Relay for Life successPublished 2:10pm Wednesday, October 17, 2012
Who would’ve dreamed six years ago that a city the size of Hartselle would be able to raise nearly $100,000 in a single year to combat cancer.
That’s exactly what happened in 2011-2012 thanks to the dedication and hard work of many volunteers who participated in the Hartselle Relay for Life event.
When all of the donations and profits from fundraisers were tallied last April, the amount reached $83,873. The Relay committee was not satisfied with that amount and encouraged volunteers to continue their fundraising activities through the summer. As a result, an additional $13,370 was raised, bringing the final total to $97,243.
Unless you are already a Relay volunteer, you may ask, why get involved? The answer is simple: Nearly every one has a personal story to tell when it comes to dealing with cancer. At Relay, you can find healing, comfort and support from others who have faced cancer or who have lost a loved one to the disease. Plus, you have a chance to meet people who are equally as passionate about finding an end to cancer in our lifetime.
No matter what role you play in Relay, however, one thing is certain: with every step you take, you’re helping the American Cancer Society save lives. Each person who shares the Relay experience can take pride in knowing that they are working to create a world where the disease will no longer threaten the lives of our loved ones or claim another year of anyone’s life.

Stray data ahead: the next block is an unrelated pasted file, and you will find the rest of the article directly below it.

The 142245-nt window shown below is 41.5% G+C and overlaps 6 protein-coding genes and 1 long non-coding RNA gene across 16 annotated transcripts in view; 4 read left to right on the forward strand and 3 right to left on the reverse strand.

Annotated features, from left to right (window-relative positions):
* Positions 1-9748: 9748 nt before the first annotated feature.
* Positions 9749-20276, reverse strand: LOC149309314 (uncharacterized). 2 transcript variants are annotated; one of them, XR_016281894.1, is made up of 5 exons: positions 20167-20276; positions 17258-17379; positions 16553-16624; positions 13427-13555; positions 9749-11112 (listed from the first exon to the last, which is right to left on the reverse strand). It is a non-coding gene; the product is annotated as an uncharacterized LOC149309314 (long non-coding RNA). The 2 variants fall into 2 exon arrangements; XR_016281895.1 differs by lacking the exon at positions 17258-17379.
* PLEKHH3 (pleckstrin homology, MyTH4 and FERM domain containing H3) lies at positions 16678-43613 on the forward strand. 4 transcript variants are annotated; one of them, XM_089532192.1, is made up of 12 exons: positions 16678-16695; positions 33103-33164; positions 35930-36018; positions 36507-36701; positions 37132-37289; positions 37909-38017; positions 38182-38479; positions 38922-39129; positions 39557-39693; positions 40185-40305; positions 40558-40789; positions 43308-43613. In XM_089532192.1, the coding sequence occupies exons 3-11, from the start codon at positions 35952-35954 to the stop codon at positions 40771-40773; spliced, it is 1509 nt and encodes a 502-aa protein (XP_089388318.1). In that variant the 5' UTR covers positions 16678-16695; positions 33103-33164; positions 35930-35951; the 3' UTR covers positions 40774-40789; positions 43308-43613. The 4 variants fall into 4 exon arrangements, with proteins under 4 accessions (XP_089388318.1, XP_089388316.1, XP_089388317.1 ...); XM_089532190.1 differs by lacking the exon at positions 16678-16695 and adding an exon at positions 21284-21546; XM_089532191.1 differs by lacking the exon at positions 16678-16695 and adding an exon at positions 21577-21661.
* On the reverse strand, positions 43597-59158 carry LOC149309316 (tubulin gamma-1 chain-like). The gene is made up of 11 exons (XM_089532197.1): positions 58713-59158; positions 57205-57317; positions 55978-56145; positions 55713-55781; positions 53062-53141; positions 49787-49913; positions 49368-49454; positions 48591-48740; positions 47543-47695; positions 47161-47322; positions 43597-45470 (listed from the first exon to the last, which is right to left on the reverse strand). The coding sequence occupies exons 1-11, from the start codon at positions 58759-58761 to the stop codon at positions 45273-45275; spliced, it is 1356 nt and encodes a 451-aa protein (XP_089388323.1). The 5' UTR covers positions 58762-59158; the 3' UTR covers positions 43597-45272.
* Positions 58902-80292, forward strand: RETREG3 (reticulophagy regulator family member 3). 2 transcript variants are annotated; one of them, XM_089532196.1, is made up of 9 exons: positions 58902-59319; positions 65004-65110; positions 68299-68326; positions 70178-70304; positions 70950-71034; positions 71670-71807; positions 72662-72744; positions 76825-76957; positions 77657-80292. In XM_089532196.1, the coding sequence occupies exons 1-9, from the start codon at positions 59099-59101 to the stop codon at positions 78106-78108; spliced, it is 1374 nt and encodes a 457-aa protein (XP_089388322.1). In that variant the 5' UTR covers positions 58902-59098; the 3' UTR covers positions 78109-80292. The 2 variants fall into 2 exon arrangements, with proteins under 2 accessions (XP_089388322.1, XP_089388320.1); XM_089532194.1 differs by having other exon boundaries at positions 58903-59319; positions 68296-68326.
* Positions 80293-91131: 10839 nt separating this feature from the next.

Hartselle’s 2013 Relay for Life was kicked off last week under the theme of “Ropin’ A Cure.” Recognition was given to the 36 teams and their members who participated the year before and plans were put in place for the 2013 Relay next April.
A goal of $105,000 was announced and a call went out for more families, churches, businesses, schools and community organizations to climb on the bandwagon.
Even though the Relay event is six months away, it’s not too early to get involved. The question is: What part are you willing to play in the fight against cancer?